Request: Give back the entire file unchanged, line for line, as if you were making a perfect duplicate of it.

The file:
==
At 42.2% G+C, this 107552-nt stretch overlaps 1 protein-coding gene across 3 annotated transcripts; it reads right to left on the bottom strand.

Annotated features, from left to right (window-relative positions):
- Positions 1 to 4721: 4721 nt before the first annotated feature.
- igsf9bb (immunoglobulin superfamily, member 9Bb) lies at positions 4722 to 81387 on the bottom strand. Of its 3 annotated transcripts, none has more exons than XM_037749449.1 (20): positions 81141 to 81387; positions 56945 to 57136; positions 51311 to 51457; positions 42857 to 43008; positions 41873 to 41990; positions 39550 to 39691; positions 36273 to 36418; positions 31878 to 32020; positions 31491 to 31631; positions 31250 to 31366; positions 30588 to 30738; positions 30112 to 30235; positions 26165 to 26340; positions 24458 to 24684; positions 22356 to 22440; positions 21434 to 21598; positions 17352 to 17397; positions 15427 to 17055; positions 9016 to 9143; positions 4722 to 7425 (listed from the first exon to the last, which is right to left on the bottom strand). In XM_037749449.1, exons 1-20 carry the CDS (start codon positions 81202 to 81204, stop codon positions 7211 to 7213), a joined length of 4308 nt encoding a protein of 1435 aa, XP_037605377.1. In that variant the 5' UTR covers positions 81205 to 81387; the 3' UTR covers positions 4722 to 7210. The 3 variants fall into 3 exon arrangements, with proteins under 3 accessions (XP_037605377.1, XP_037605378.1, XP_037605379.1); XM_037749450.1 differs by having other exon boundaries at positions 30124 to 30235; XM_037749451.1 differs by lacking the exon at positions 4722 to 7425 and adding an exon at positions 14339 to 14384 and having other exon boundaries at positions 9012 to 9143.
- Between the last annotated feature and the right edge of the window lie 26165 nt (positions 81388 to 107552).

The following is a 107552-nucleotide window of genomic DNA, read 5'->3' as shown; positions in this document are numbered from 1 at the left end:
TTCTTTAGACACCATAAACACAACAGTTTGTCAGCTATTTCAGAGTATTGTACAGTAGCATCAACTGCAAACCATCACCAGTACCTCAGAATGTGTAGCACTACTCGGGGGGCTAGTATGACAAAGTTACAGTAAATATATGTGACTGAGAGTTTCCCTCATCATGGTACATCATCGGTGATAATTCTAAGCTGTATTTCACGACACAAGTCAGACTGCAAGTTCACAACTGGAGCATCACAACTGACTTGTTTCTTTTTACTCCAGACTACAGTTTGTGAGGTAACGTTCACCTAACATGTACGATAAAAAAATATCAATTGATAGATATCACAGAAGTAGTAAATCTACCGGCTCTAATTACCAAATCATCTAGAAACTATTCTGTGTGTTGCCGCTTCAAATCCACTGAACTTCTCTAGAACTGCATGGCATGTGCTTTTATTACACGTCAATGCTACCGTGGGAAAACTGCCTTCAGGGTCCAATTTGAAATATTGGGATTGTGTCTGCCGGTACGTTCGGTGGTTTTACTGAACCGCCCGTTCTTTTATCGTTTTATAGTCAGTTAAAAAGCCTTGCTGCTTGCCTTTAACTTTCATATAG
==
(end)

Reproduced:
At 42.2% G+C, this 107552-nt stretch overlaps 1 protein-coding gene across 3 annotated transcripts; it reads right to left on the bottom strand.

Annotated features, from left to right (window-relative positions):
- Positions 1 to 4721: 4721 nt before the first annotated feature.
- igsf9bb (immunoglobulin superfamily, member 9Bb) lies at positions 4722 to 81387 on the bottom strand. Of its 3 annotated transcripts, none has more exons than XM_037749449.1 (20): positions 81141 to 81387; positions 56945 to 57136; positions 51311 to 51457; positions 42857 to 43008; positions 41873 to 41990; positions 39550 to 39691; positions 36273 to 36418; positions 31878 to 32020; positions 31491 to 31631; positions 31250 to 31366; positions 30588 to 30738; positions 30112 to 30235; positions 26165 to 26340; positions 24458 to 24684; positions 22356 to 22440; positions 21434 to 21598; positions 17352 to 17397; positions 15427 to 17055; positions 9016 to 9143; positions 4722 to 7425 (listed from the first exon to the last, which is right to left on the bottom strand). In XM_037749449.1, exons 1-20 carry the CDS (start codon positions 81202 to 81204, stop codon positions 7211 to 7213), a joined length of 4308 nt encoding a protein of 1435 aa, XP_037605377.1. In that variant the 5' UTR covers positions 81205 to 81387; the 3' UTR covers positions 4722 to 7210. The 3 variants fall into 3 exon arrangements, with proteins under 3 accessions (XP_037605377.1, XP_037605378.1, XP_037605379.1); XM_037749450.1 differs by having other exon boundaries at positions 30124 to 30235; XM_037749451.1 differs by lacking the exon at positions 4722 to 7425 and adding an exon at positions 14339 to 14384 and having other exon boundaries at positions 9012 to 9143.
- Between the last annotated feature and the right edge of the window lie 26165 nt (positions 81388 to 107552).

The following is a 107552-nucleotide window of genomic DNA, read 5'->3' as shown; positions in this document are numbered from 1 at the left end:
TTCTTTAGACACCATAAACACAACAGTTTGTCAGCTATTTCAGAGTATTGTACAGTAGCATCAACTGCAAACCATCACCAGTACCTCAGAATGTGTAGCACTACTCGGGGGGCTAGTATGACAAAGTTACAGTAAATATATGTGACTGAGAGTTTCCCTCATCATGGTACATCATCGGTGATAATTCTAAGCTGTATTTCACGACACAAGTCAGACTGCAAGTTCACAACTGGAGCATCACAACTGACTTGTTTCTTTTTACTCCAGACTACAGTTTGTGAGGTAACGTTCACCTAACATGTACGATAAAAAAATATCAATTGATAGATATCACAGAAGTAGTAAATCTACCGGCTCTAATTACCAAATCATCTAGAAACTATTCTGTGTGTTGCCGCTTCAAATCCACTGAACTTCTCTAGAACTGCATGGCATGTGCTTTTATTACACGTCAATGCTACCGTGGGAAAACTGCCTTCAGGGTCCAATTTGAAATATTGGGATTGTGTCTGCCGGTACGTTCGGTGGTTTTACTGAACCGCCCGTTCTTTTATCGTTTTATAGTCAGTTAAAAAGCCTTGCTGCTTGCCTTTAACTTTCATATAG